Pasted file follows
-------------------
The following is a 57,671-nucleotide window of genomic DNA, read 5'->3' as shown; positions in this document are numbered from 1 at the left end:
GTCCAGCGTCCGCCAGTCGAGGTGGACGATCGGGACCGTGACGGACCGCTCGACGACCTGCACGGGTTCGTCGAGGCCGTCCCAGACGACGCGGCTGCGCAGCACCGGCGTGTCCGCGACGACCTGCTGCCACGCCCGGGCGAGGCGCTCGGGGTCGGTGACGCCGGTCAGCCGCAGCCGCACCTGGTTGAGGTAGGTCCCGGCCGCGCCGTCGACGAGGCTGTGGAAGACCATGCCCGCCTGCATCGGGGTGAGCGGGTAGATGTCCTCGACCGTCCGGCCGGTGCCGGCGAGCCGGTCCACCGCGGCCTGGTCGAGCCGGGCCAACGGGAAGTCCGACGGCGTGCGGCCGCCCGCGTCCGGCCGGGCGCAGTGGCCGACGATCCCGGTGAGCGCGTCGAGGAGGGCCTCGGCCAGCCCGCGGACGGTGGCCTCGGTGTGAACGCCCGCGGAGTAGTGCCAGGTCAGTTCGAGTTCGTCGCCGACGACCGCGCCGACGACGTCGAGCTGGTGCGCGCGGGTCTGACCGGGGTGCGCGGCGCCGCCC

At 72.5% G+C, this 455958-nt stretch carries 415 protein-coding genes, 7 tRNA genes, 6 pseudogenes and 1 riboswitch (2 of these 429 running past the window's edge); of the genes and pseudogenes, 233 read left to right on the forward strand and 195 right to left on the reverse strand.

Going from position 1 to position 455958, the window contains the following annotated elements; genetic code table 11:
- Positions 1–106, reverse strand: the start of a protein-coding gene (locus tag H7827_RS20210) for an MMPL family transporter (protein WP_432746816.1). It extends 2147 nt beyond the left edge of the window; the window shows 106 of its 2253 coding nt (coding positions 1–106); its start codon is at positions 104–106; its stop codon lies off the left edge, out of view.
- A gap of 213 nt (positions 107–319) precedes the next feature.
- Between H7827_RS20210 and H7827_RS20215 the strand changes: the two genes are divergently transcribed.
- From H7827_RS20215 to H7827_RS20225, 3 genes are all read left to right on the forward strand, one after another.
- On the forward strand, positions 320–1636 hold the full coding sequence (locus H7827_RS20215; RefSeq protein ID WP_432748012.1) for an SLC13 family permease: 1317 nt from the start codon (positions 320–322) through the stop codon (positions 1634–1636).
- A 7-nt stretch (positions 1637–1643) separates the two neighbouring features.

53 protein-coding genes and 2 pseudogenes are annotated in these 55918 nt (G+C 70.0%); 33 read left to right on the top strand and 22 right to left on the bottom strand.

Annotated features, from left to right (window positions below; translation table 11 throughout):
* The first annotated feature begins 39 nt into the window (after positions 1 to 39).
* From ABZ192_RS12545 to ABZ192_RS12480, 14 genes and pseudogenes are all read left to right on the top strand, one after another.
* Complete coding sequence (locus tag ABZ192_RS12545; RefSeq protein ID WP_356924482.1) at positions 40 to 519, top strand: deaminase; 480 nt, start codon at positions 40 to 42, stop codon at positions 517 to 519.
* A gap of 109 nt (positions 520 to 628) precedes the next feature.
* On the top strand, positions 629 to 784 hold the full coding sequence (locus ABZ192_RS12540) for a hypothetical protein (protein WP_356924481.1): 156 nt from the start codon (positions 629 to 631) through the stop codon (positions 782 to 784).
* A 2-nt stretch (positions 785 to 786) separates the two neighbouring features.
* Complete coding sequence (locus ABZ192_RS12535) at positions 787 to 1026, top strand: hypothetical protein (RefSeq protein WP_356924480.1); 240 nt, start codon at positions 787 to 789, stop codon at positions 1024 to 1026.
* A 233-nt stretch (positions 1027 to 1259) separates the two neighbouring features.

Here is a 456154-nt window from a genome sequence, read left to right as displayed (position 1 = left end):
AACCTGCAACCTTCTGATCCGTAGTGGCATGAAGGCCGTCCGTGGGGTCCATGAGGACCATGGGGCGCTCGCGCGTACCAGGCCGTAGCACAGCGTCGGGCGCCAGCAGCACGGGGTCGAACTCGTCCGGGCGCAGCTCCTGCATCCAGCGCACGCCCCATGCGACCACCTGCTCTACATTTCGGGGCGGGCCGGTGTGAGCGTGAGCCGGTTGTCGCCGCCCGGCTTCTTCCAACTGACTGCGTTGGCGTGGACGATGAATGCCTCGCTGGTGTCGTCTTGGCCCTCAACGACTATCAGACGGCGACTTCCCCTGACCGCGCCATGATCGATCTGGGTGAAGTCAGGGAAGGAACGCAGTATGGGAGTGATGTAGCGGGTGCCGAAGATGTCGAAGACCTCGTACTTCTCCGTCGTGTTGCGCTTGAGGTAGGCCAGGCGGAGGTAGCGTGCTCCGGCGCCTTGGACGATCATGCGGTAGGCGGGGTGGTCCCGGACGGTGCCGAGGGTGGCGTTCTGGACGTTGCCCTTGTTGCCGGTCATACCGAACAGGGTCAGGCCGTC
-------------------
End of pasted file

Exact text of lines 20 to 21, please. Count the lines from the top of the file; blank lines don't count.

* A 233-nt stretch (positions 1027 to 1259) separates the two neighbouring features.

Here is a 456154-nt window from a genome sequence, read left to right as displayed (position 1 = left end):